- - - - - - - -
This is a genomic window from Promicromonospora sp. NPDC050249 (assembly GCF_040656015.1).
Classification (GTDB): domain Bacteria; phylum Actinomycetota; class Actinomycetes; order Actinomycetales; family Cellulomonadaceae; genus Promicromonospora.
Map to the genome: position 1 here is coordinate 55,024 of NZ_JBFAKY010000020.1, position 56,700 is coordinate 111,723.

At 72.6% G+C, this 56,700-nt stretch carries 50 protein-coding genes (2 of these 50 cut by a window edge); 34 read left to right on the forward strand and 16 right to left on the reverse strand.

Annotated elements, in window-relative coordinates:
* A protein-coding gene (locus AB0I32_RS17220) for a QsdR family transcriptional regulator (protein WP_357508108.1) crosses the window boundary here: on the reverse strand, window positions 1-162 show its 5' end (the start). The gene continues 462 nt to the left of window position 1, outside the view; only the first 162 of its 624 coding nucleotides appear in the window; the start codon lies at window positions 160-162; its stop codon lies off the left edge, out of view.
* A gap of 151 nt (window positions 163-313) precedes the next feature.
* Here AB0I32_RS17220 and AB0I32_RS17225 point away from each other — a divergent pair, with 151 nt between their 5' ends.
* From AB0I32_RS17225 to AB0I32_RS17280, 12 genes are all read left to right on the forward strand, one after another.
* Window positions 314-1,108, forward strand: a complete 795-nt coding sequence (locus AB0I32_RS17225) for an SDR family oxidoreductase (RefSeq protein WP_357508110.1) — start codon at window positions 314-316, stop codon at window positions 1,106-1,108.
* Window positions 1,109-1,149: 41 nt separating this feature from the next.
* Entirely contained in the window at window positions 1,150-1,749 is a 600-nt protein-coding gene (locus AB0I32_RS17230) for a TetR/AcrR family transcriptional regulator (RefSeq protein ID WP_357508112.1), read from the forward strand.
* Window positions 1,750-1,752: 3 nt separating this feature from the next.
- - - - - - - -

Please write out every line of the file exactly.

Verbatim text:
This is a genomic window from Promicromonospora sp. NPDC050249 (assembly GCF_040656015.1).
Classification (GTDB): domain Bacteria; phylum Actinomycetota; class Actinomycetes; order Actinomycetales; family Cellulomonadaceae; genus Promicromonospora.
Map to the genome: position 1 here is coordinate 55,024 of NZ_JBFAKY010000020.1, position 56,700 is coordinate 111,723.

At 72.6% G+C, this 56,700-nt stretch carries 50 protein-coding genes (2 of these 50 cut by a window edge); 34 read left to right on the forward strand and 16 right to left on the reverse strand.

Annotated elements, in window-relative coordinates:
* A protein-coding gene (locus AB0I32_RS17220) for a QsdR family transcriptional regulator (protein WP_357508108.1) crosses the window boundary here: on the reverse strand, window positions 1-162 show its 5' end (the start). The gene continues 462 nt to the left of window position 1, outside the view; only the first 162 of its 624 coding nucleotides appear in the window; the start codon lies at window positions 160-162; its stop codon lies off the left edge, out of view.
* A gap of 151 nt (window positions 163-313) precedes the next feature.
* Here AB0I32_RS17220 and AB0I32_RS17225 point away from each other — a divergent pair, with 151 nt between their 5' ends.
* From AB0I32_RS17225 to AB0I32_RS17280, 12 genes are all read left to right on the forward strand, one after another.
* Window positions 314-1,108, forward strand: a complete 795-nt coding sequence (locus AB0I32_RS17225) for an SDR family oxidoreductase (RefSeq protein WP_357508110.1) — start codon at window positions 314-316, stop codon at window positions 1,106-1,108.
* Window positions 1,109-1,149: 41 nt separating this feature from the next.
* Entirely contained in the window at window positions 1,150-1,749 is a 600-nt protein-coding gene (locus AB0I32_RS17230) for a TetR/AcrR family transcriptional regulator (RefSeq protein ID WP_357508112.1), read from the forward strand.
* Window positions 1,750-1,752: 3 nt separating this feature from the next.